Associated types of traits leak concrete types. Someone might use <MyFoo as Foo>::Bar somewhere that it needs to be Debug, and the compiler will let them do it as long as the constraints check out. But that's not part of our contract, and nobody should be allowed to depend on the fact that MyBar implements Debug if we don't want them to. So what if we could say something like this instead:

trait Transformer<T> {
    type Output;
    fn transform(x: &T) -> Self::Output;

impl<T: Clone> Transformer<T> for Replicator {
    type Output = T as impl Clone;
    fn transform(x: &T) -> Self::Cloned {

Now, the associated T type isn't T, it's an abstraction of T. It's an abstraction that only exposes the fact that T implements Clone, which is exactly what we want.

Type alias impl trait (TAIT)

A new approach to TAIT would look like this instead:

use ::core::{fmt::Debug, ptr::null};

type Handle = *const i32 as impl Debug;

fn a() -> Handle {

fn b() -> Handle {

This time, everything checks out. We know that Handle is not just any impl Debug, it's specifically *const i32 as impl Debug. That allows us to use type inference everywhere; we don't even need to turbofish in a() this time. And to cap it all off, we still get an abstracted type to hide any trait implementations we want to keep private.

Publicly abstracted private types

impl Trait already allows us to expose private types through impl Trait, but now we can go a step further:

struct Thought;
pub struct Brain;

impl Factory for Brain {
    type Output = Thought as impl Display;
    fn produce() -> Self::Output {

Note that Thought is private, yet we're exposing it through an abstraction in our associated type. This makes it possible for us to swap out the concrete type of <Brain as Factory>::Output without it being a breaking change! Thought was private and inaccessible, and so we could remove it entirely without causing any semver violations.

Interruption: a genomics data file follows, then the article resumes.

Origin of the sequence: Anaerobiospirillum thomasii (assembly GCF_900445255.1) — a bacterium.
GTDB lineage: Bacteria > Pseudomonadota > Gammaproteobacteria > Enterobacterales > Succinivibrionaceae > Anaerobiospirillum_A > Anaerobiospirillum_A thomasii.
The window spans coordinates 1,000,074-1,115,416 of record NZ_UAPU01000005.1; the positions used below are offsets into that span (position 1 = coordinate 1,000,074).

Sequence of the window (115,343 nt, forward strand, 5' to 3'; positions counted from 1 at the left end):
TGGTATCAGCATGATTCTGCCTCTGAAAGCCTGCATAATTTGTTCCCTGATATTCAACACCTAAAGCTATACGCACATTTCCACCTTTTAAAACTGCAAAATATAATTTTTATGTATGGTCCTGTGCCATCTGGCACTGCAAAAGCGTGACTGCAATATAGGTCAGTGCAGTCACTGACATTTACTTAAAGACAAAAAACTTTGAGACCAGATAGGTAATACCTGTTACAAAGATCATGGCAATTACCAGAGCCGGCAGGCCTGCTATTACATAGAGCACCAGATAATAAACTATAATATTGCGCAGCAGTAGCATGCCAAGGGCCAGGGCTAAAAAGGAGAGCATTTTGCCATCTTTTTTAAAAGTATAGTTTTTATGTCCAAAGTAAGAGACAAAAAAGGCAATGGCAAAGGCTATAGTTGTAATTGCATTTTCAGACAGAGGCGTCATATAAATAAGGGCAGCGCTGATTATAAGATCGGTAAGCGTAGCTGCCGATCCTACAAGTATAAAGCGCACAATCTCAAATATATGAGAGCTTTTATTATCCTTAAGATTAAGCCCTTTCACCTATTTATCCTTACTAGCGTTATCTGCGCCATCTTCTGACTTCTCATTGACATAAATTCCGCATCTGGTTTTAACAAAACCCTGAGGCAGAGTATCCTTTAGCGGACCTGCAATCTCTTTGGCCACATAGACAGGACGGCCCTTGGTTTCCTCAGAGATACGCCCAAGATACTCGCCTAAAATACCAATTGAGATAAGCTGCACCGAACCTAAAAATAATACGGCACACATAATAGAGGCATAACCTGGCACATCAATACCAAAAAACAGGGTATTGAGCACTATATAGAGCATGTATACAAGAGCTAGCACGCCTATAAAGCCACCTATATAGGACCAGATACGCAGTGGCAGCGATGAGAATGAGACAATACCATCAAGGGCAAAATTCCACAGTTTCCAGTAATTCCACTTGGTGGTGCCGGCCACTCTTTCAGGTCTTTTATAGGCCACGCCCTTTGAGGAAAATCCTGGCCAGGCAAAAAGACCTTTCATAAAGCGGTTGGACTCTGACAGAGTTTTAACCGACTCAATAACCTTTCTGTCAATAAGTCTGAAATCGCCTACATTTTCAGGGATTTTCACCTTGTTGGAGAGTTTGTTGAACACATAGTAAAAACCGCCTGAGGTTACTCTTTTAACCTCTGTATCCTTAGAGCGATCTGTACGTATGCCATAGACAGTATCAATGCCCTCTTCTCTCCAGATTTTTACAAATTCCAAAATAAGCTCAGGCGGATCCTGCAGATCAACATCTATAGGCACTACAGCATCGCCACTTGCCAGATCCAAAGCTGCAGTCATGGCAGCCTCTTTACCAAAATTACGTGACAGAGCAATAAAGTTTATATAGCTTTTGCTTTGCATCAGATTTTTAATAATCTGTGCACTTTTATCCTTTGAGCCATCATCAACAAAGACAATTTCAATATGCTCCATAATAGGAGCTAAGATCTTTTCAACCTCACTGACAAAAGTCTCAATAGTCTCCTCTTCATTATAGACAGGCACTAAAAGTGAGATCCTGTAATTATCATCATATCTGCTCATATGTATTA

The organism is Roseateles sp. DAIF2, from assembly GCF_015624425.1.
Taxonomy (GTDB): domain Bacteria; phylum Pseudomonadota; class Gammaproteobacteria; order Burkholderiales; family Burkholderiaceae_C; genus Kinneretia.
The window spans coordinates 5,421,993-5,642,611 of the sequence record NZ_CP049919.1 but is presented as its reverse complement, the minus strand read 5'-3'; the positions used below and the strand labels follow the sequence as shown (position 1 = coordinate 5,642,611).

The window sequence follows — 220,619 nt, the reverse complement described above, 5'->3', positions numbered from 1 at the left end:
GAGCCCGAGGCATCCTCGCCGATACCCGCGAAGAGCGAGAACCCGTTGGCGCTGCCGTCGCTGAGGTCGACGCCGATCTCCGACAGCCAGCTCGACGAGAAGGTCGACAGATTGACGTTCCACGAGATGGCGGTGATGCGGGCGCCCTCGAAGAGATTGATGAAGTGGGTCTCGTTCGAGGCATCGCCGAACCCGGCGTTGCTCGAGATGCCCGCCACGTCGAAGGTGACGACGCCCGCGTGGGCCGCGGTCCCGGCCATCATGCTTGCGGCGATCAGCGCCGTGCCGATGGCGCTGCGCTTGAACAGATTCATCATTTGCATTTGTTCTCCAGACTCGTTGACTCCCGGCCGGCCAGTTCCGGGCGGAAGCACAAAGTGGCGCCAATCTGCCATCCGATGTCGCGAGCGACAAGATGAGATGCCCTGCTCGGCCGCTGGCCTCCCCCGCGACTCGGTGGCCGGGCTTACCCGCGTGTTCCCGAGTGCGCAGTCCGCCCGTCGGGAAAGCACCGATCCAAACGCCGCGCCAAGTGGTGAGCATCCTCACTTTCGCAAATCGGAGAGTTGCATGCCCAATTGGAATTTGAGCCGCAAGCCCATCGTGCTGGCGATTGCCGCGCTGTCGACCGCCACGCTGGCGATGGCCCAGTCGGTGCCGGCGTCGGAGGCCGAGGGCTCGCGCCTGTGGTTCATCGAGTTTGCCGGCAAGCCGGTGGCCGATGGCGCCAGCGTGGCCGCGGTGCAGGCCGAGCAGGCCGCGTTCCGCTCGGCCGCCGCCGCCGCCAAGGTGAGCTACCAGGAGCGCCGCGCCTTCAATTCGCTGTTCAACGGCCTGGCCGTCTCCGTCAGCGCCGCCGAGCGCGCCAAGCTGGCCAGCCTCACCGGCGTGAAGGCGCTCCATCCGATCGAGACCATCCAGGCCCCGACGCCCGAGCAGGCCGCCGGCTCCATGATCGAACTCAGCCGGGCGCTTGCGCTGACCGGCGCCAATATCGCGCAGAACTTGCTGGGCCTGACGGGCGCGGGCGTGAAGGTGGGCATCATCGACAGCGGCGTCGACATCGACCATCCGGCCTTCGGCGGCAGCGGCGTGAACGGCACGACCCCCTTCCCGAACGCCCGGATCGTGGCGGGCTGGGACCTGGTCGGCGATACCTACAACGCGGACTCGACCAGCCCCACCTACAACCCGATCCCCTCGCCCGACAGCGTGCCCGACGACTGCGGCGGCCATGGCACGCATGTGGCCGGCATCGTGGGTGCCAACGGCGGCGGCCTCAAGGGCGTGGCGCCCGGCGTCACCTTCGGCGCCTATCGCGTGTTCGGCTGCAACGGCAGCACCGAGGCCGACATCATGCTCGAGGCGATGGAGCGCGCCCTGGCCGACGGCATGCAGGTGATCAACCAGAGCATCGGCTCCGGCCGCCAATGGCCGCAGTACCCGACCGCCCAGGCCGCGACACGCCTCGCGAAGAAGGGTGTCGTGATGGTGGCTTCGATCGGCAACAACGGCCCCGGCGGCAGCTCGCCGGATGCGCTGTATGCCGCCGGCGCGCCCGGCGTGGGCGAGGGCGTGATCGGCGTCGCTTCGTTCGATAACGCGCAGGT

Clarity and concreteness

Because the concrete type of the abstraction is preserved, we can still reason about and use the concrete underlying type. If we wanted to, we could even provide the same type abstracted in some places, and unabstracted in others. We could easily abstract types we didn't make, and use concrete types internally while still exposing them as abstracted externally. And most importantly, the abstracted return types do not depend on the bodies of our functions. We can modify the code however we want and the compiler will prevent us from accidentally modifying our return types.

Type inference

This leaves us with one final issue to tackle: how to return unnameable type. Think back to our closure example:

fn generate<T>(value: T) -> ?? as impl FnOnce() -> T {
    move || value

We've dug ourselves a hole. One of the primary use cases of impl Trait was to avoid having to name our closure type. But in order to use as impl Trait, we need to do exactly that. This is a situation where we'd have to reach for type inference and write _ as impl FnOnce() -> T, which exposes us to the problems of type inference. Now, it's just on a very small scale since it's just for closures and async blocks. But there's a - still not perfect - but better way...

Name the unnameable

Why couldn't we just give that closure a name? Maybe something like:

fn generate<T>(value: T) -> type 'A as impl FnOnce() -> T {
    'A: move || value

So here's some more new syntax. Similarly to how we label loops, we can label the creation sites of unnameable types. That way, we can uniquely refer to them in other places. This would solve both of our outstanding problems:

Returning the closure concretely sould be as simple as:

fn generate<T>(value: T) -> type 'A {
    'A: move || value

I'm not married to the syntax. It's functional, but I don't think it's great. I'll talk more about this and type inference in later posts.


In the first post, I stated that I would propose an alternative formulation of impl Trait that restores orthogonality. That comes in two parts:

Neither of these ideas are new, they have been discussed and considered before. However, I think we now have the experience necessary to fix our past mistakes and a growing need for these more general tools.

In the third post, I'll discuss existing proposals and prior art and compare my proposal against them.